Accepted Presentations and Posters as of March 8, 2016
- Additive and compensatory predation mortality by cougar on elk. David Vales, Muckelshoot Indian Tribe Wildlife Program
- Spatial-temporal variation in wolf predation dynamics in the multi-prey system of Yellowstone National Park.
Matthew Metz, Univeristy of Montana
- Managing wolves to benefit woodland caribou populations in northeast British Columbia: What we know and what we need. Steven F. Wilson, EcoLogic Research
- Multi-scale asynchrony of white shark and US gray seal activity reveals the interaction of predators and prey engaged in food acquisition. Jerry Moxley, Duke University
- Climate induced wolf prey selection in Yellowstone National Park, 1995-2015. Douglas Smith, Yellowstone National Park.
- Evaluating effects of habitat condition, weather and predator density on Shiras moose demography. Brendan A. Oates, University of Wyoming.
- Estimation of wolf population density using spatial capture-recapture: Refining methods for monitoring cryptic species. Gretchen H. Roffler, Alaska Department of Fish and Game.
- Mapping the functional connectivity of predation by large carnivores in the Canadian Rocky Mountains. Adam T. Ford, University of Guelph
- Avian management at Vancouver International Airport: Painting a landscape of fear with trained raptors.
Kristine Kirkby, Pacific Northwest Raptors Ltd.
- Future population trends and drivers of change for Alexander Archipelago Wolves on and near Prince Of Wales Island, Alaska. Sophie Gilbert, University of Alberta.
- Compensation and density dependence. Mark Boyce, University of Alberta
- From theory to management: Really? Robert Serrouya, University of Alberta
- Predation in multi-prey/multi-predator systems. Norman Owen-Smith, University of the Witwatersrand
- Fear of predators as an ecosystem service. Liana Zanette, University of Western Ontario.
- Behaviourally-mediated interactions of landscape pattern shape predator-prey dynamics in highly altered landscapes. Craig DeMars, University of Alberta.
- Moose refugia from predation by wolves near mines in the Athabasca oil sands.
Eric Neilson, University of Alberta
- Can a Low Carrying Capacity and a Highly Stochastic Environment Induce a Predator Pit in Elk Populations? Jon Horne, Idaho Dept. of Fish and Game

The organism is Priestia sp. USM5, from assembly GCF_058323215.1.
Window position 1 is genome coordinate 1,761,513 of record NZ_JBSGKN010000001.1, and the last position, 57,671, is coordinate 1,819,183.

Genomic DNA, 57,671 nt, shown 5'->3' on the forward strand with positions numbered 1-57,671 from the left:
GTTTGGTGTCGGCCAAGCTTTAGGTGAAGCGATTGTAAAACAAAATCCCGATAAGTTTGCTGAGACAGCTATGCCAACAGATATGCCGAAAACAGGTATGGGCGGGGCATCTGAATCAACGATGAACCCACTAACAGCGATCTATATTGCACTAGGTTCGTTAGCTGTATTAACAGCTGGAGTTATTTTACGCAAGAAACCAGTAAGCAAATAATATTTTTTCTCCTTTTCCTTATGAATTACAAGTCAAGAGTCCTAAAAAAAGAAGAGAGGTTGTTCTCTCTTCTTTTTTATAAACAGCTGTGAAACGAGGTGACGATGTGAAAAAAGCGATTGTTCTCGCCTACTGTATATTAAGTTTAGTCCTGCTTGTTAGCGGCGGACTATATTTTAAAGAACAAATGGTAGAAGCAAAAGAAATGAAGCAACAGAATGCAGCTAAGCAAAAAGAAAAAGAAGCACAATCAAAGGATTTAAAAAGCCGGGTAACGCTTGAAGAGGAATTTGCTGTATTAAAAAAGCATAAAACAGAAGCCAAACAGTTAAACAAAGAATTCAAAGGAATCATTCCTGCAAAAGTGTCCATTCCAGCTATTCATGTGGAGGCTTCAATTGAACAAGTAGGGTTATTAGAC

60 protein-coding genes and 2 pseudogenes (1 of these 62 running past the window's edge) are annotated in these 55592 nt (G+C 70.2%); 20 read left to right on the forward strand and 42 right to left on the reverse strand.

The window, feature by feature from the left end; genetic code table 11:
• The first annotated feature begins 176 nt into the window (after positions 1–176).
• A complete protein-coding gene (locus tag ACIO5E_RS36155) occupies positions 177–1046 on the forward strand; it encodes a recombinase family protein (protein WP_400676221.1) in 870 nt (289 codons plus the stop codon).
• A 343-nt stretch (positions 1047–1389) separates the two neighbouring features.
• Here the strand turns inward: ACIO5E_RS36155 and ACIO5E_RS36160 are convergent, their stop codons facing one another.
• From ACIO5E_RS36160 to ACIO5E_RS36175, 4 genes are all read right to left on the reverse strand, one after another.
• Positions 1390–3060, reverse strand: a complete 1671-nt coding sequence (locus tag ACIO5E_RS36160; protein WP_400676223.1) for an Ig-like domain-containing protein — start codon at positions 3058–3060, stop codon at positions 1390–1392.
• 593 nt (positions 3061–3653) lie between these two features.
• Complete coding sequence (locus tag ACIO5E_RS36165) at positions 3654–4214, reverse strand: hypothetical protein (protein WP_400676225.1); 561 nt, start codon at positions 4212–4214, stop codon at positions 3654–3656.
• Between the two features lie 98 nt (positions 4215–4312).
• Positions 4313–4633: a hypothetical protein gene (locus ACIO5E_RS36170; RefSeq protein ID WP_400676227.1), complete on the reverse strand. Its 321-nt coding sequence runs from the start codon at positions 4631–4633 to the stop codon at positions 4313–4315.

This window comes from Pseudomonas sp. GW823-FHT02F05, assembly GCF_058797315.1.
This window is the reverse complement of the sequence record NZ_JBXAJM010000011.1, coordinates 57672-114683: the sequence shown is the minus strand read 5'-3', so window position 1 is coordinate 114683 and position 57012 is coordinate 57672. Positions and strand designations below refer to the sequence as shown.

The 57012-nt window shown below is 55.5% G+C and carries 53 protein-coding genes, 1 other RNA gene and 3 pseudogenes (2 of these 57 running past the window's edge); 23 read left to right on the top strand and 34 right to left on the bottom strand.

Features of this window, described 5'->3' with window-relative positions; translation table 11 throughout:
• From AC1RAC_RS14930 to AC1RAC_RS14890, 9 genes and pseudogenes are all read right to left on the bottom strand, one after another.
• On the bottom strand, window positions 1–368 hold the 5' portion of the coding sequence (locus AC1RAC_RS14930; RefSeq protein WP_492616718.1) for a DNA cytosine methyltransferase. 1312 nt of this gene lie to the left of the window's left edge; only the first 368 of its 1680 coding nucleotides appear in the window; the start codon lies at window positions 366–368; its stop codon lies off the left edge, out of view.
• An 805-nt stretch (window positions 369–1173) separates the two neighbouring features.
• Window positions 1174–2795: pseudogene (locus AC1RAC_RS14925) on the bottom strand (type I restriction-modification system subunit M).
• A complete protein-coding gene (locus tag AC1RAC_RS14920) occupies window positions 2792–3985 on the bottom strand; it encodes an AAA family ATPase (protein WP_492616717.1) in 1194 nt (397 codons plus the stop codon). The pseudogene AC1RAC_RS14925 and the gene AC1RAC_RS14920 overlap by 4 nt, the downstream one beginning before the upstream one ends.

- How apparent competition and predator responses led to the decline of Arctic ground squirrels in the boreal forests of the southwest Yukon. Jeffery Werner, University of British Columbia
- What can the inverse relationship between sex ratios and calf:cow ratios, tell us about compensatory responses to hunting, in moose populations exposed to wolf predation? Doug Heard, retired, BC Ministry of Forests, Lands and Natural Resource Operations
- A review of population-based management of Southern mountain caribou in BC. Stan Boutin, University of Alberta.
Management and Policy Presentations (Presentations on the morning of April 7th)
- Managing elk in a world with complex predator-prey (and social!) dynamics: A case study from the Kootenays. Tara Szkorupa, BC Ministry of Forests, Lands and Natural Resource Operations
- Silviculture approaches to restoring a predator-prey system: examples from Boreal Alberta. Michael Cody, MSc., RPF, Cenovus Energy Inc
- A Bayesian approach to understanding the functional components of a multi-predator/prey system and its response to habitat restoration. R. Scott McNay, Wildlife Infometrics Inc.
- Determining factors affecting moose population change in British Columbia: an update. Shelley Marshall, BC Ministry of Forests, Lands and Natural Resource Operations
- Perspectives from a guide outfitter on predator-prey management in British Columbia.
Brian Glaicar, Monashee Guide Outfitting
- Predators: Who bears the costs, who bears the benefits, and how we measure it. Jesse Zeman. BC Wildlife Federation
- The policy basis for wolf management to enable endangered species conservation in Alberta. Dave Hervieux, Government of Alberta
- Trophic Interactions are mediated by the availability of water in temperate grassland ecosystems. William L. Harrower, University of British Columbia
- Patch selection and its influence on predator abundance and classification.
Krystal Rancourt, Lakehead University
- Wildlife and human use of a utility right-of-way. Mike Boyd, AMEC Foster Wheeler
- Towards stable caribou populations in Alberta: Considering resource selection by wolves, grizzly bears, and caribou to prioritize restoration of legacy seismic lines.
Karine Pigeon, fRI Research Caribou Program
- Bison, boreal caribou and moose: Apparent competition? A challenging research opportunity. Terry Armstrong, NWT Environment and Natural Resources Department.
- Risk-effects of a human-altered landscape: Nutritional tradeoffs in behavior of mule deer. Samantha Dwinnell, University of Wyoming.
- The impact of climate change on predator-prey systems and risk of extinction. Jessa Marley, University of British Columbia Okanagan
- Assessing relative abundance and resource selection function for predicting predation risk in a multi-species predator community. Eric Spilker, University of Alberta
- Preliminary results of an ongoing cougar predation study in western Washington. Mike McDaniel, Muckleshoot Indian Tribe Wildlife Program.
- Kootenay Mule Deer Monitoring Project – Year 1 Progress Update. Patrick Stent, BC Forests, Lands and Natural Resource Operations
- Effect of linear feature abundance and vegetation structure on wolf selection and movement. Melanie Dickie, Regional Industry Caribou Collaboration
- Experimentally reducing predator-mediated apparent competition: Theory and conservation. Robert Serrouya, University of Alberta